b. ESOP Dividends - Under current law, as a general rule, corporations cannot deduct dividends paid to their shareholders. At present, a special rule permits the deduction under certain conditions of dividends paid by Subchapter C corporations on stock held by an ESOP created by the corporation. Under the Budget Proposal, only C corporations with annual receipts of $5 million or less could continue to deduct these dividends.

5. Budget Proposals Pertaining to Taxpayers Engaged in Manufacturing and In-Sourcing:

a. Research Tax Credits - Under current law, the Research Credit described in Section 41 of the Internal Revenue Code will expire after December 31, 2013. The Budget Proposal would make the Research Credit permanent and would also increase from 14% to 17% an alternative simplified method of computing the amount of the Credit.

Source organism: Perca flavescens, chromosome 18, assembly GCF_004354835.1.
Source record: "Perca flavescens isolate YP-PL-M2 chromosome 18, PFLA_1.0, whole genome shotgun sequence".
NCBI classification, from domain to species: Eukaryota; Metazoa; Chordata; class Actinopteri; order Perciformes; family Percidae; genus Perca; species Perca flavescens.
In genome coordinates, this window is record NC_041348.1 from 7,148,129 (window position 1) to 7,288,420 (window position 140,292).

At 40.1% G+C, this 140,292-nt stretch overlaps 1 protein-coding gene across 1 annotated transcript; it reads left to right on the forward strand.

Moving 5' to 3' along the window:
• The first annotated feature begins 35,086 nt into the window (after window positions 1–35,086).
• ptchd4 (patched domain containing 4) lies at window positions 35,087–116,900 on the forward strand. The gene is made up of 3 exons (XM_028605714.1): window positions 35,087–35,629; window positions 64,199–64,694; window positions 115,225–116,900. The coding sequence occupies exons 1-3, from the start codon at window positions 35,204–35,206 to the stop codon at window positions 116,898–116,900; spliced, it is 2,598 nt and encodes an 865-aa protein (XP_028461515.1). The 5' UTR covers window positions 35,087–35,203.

b. Tax Incentives For Locating Jobs and Business Activity in the U.S. - Under current law, there are limited tax incentives for U.S. employers to bring offshore jobs and investments into the U.S. In addition, costs incurred to outsource U.S. jobs generally are deductible for U.S. income tax purposes. Under the Budget Proposal, businesses are entitled to a tax credit of 20% of their expenses in reducing or eliminating a trade or business currently conducted outside the U.S. and starting up, expanding, or moving the same trade or business within the U.S., to the extent that this action results in an increase in U.S. jobs. The Budget Proposal would also disallow tax deductions for expenses incurred to outsource a U.S. trade or business that results in a loss of U.S. jobs.

For additional information regarding this topic, please contact your local UHY LLP professional.